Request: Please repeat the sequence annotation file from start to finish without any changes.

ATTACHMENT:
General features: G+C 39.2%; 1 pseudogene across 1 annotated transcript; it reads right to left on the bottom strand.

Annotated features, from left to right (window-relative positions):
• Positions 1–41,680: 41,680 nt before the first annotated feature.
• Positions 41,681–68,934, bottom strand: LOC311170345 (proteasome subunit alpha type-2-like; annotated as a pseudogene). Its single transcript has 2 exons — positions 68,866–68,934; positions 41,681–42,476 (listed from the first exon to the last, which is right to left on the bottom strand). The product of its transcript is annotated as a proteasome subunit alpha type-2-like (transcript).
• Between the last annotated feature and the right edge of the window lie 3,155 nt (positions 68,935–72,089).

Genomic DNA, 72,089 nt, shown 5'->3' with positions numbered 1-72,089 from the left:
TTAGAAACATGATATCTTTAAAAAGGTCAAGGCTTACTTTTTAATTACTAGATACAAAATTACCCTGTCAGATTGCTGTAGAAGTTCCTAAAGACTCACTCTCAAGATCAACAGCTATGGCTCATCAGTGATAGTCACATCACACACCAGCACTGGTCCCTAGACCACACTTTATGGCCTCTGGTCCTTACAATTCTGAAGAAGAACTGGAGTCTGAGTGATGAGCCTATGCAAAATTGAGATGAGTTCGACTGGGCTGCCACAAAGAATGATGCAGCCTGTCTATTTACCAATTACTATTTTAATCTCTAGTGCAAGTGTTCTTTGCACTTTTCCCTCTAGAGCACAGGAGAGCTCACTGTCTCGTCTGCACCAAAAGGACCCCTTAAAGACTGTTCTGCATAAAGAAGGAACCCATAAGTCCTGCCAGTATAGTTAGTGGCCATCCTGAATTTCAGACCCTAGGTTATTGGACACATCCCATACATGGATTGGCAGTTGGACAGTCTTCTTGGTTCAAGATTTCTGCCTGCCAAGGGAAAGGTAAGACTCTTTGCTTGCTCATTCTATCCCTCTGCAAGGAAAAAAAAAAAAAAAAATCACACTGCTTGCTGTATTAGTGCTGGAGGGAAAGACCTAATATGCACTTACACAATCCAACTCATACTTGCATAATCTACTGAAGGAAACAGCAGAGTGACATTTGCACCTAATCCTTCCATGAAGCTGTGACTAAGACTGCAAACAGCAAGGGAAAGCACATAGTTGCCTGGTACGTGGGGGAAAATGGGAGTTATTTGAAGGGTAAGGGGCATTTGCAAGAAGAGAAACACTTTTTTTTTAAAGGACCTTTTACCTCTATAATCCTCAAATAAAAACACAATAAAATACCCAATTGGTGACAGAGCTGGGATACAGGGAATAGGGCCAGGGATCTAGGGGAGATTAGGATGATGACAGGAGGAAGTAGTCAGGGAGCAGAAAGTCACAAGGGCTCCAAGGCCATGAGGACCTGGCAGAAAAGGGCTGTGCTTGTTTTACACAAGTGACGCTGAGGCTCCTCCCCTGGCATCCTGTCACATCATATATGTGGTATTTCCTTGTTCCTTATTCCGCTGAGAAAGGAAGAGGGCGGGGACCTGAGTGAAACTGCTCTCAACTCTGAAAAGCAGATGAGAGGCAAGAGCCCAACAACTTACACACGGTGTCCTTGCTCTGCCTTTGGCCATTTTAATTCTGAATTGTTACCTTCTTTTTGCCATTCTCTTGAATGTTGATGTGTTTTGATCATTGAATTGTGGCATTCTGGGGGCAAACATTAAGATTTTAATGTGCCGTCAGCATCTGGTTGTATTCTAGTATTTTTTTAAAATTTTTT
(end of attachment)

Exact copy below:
General features: G+C 39.2%; 1 pseudogene across 1 annotated transcript; it reads right to left on the bottom strand.

Annotated features, from left to right (window-relative positions):
• Positions 1–41,680: 41,680 nt before the first annotated feature.
• Positions 41,681–68,934, bottom strand: LOC311170345 (proteasome subunit alpha type-2-like; annotated as a pseudogene). Its single transcript has 2 exons — positions 68,866–68,934; positions 41,681–42,476 (listed from the first exon to the last, which is right to left on the bottom strand). The product of its transcript is annotated as a proteasome subunit alpha type-2-like (transcript).
• Between the last annotated feature and the right edge of the window lie 3,155 nt (positions 68,935–72,089).

Genomic DNA, 72,089 nt, shown 5'->3' with positions numbered 1-72,089 from the left:
TTAGAAACATGATATCTTTAAAAAGGTCAAGGCTTACTTTTTAATTACTAGATACAAAATTACCCTGTCAGATTGCTGTAGAAGTTCCTAAAGACTCACTCTCAAGATCAACAGCTATGGCTCATCAGTGATAGTCACATCACACACCAGCACTGGTCCCTAGACCACACTTTATGGCCTCTGGTCCTTACAATTCTGAAGAAGAACTGGAGTCTGAGTGATGAGCCTATGCAAAATTGAGATGAGTTCGACTGGGCTGCCACAAAGAATGATGCAGCCTGTCTATTTACCAATTACTATTTTAATCTCTAGTGCAAGTGTTCTTTGCACTTTTCCCTCTAGAGCACAGGAGAGCTCACTGTCTCGTCTGCACCAAAAGGACCCCTTAAAGACTGTTCTGCATAAAGAAGGAACCCATAAGTCCTGCCAGTATAGTTAGTGGCCATCCTGAATTTCAGACCCTAGGTTATTGGACACATCCCATACATGGATTGGCAGTTGGACAGTCTTCTTGGTTCAAGATTTCTGCCTGCCAAGGGAAAGGTAAGACTCTTTGCTTGCTCATTCTATCCCTCTGCAAGGAAAAAAAAAAAAAAAAATCACACTGCTTGCTGTATTAGTGCTGGAGGGAAAGACCTAATATGCACTTACACAATCCAACTCATACTTGCATAATCTACTGAAGGAAACAGCAGAGTGACATTTGCACCTAATCCTTCCATGAAGCTGTGACTAAGACTGCAAACAGCAAGGGAAAGCACATAGTTGCCTGGTACGTGGGGGAAAATGGGAGTTATTTGAAGGGTAAGGGGCATTTGCAAGAAGAGAAACACTTTTTTTTTAAAGGACCTTTTACCTCTATAATCCTCAAATAAAAACACAATAAAATACCCAATTGGTGACAGAGCTGGGATACAGGGAATAGGGCCAGGGATCTAGGGGAGATTAGGATGATGACAGGAGGAAGTAGTCAGGGAGCAGAAAGTCACAAGGGCTCCAAGGCCATGAGGACCTGGCAGAAAAGGGCTGTGCTTGTTTTACACAAGTGACGCTGAGGCTCCTCCCCTGGCATCCTGTCACATCATATATGTGGTATTTCCTTGTTCCTTATTCCGCTGAGAAAGGAAGAGGGCGGGGACCTGAGTGAAACTGCTCTCAACTCTGAAAAGCAGATGAGAGGCAAGAGCCCAACAACTTACACACGGTGTCCTTGCTCTGCCTTTGGCCATTTTAATTCTGAATTGTTACCTTCTTTTTGCCATTCTCTTGAATGTTGATGTGTTTTGATCATTGAATTGTGGCATTCTGGGGGCAAACATTAAGATTTTAATGTGCCGTCAGCATCTGGTTGTATTCTAGTATTTTTTTAAAATTTTTT